Tag Archives: BCS

Old Media Minds meet New Media Model–it doesn't work

Some communicators clearly don’t understand it is not just about the technology and new media channels. It is even more about how we do our business of communications. Here is a classic example. When the Bowl Championship Series (BCS) added social media to its communication effort, it seems they approached it from an old media mindset: control the message, broadcast, propagandize, spin, and all that one-way communication stuff. What they didn’t realize is that social media is, well, more social than that. It is about engagement, participation, dialogue, building relationships.

Here’s a great summary of the problem from the article linked above: In the BCS example, I think their problem is that they are not fostering conversation,” said Jeff Ma, co-founder and VP-research for the popular website Citizen Sports and the author of one of the most popular sports apps for iPhone, Sportacular. “Instead, they are trying to deliver a message.”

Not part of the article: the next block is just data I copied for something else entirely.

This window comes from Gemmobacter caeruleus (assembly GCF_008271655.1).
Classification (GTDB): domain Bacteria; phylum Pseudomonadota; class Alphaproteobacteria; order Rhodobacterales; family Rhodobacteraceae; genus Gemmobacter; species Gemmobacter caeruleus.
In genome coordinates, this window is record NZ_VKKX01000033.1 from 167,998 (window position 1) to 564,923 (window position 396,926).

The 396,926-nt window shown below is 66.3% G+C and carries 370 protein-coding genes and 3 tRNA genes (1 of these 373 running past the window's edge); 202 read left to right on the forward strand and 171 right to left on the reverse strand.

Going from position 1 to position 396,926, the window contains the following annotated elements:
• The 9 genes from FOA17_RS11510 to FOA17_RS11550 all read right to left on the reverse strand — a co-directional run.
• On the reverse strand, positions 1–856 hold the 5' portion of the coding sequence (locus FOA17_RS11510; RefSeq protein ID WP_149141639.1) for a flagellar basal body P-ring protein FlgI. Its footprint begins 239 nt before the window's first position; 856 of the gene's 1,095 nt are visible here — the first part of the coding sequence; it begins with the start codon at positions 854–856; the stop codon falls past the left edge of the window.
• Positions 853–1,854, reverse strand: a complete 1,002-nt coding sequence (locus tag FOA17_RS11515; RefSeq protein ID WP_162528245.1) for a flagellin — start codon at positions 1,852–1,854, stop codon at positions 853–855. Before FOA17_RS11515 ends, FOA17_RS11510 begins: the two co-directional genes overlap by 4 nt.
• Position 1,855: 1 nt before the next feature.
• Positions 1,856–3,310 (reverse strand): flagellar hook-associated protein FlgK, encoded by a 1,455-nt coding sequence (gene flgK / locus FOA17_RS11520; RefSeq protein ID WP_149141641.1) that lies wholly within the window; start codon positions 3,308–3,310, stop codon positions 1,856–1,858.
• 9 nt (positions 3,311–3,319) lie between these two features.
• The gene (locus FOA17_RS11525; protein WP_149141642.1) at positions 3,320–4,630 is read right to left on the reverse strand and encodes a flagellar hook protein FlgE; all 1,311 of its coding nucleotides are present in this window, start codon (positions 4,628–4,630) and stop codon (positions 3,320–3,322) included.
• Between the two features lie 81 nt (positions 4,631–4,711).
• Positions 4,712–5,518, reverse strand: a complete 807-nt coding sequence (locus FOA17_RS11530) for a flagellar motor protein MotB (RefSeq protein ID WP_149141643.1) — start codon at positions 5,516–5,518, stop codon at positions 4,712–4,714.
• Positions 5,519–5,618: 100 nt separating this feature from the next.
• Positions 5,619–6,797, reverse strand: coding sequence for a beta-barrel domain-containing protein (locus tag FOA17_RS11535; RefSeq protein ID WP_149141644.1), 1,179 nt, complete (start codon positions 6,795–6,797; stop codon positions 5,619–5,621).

Here’s a little test–if you’re reaction to the last sentence is, hey, isn’t that what communication is all about, delivering a message? Then you probably have a hint that you will have some problems with social media. Well sure, it is about delivering a message, but like at a cocktail party you don’t enter the room to deliver a message. You may deliver a message as part of a mutually enjoyable conversation but as soon as the people you are talking to believe that all you care about is your agenda and delivering your message, the conversation is essentially over. That’s why communicators need above all to understand that social media is more about listening than anything else. It is by listening that we learn what the issues are, the concerns, and the reasonable opportunities to convey our message. Or, as may be the case with the BCS, maybe they should be listening to their constituents a little more rather than preaching to them about what is best.

This also raises a side question: is a PR firm headed by a former White House press secretary the best model for engaging audiences. You  might think so, but if ever there was an example of operating in an old media-only mindset and delivering the message as a one-way process, it is in the now old-fashioned, out-dated and anachronistic White House press conference.